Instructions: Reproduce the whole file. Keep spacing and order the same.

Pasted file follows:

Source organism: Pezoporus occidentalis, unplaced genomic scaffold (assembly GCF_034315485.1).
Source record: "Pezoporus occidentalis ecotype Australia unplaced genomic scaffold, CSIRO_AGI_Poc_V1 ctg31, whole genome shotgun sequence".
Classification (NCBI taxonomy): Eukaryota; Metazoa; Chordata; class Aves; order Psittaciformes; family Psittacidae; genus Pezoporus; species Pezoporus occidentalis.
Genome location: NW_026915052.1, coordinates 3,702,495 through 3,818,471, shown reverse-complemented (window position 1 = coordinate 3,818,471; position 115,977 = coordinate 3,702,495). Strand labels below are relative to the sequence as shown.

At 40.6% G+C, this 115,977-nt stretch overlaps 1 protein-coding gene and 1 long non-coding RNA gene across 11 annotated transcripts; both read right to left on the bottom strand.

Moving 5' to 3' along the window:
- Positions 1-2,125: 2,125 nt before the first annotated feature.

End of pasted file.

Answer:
Source organism: Pezoporus occidentalis, unplaced genomic scaffold (assembly GCF_034315485.1).
Source record: "Pezoporus occidentalis ecotype Australia unplaced genomic scaffold, CSIRO_AGI_Poc_V1 ctg31, whole genome shotgun sequence".
Classification (NCBI taxonomy): Eukaryota; Metazoa; Chordata; class Aves; order Psittaciformes; family Psittacidae; genus Pezoporus; species Pezoporus occidentalis.
Genome location: NW_026915052.1, coordinates 3,702,495 through 3,818,471, shown reverse-complemented (window position 1 = coordinate 3,818,471; position 115,977 = coordinate 3,702,495). Strand labels below are relative to the sequence as shown.

At 40.6% G+C, this 115,977-nt stretch overlaps 1 protein-coding gene and 1 long non-coding RNA gene across 11 annotated transcripts; both read right to left on the bottom strand.

Moving 5' to 3' along the window:
- Positions 1-2,125: 2,125 nt before the first annotated feature.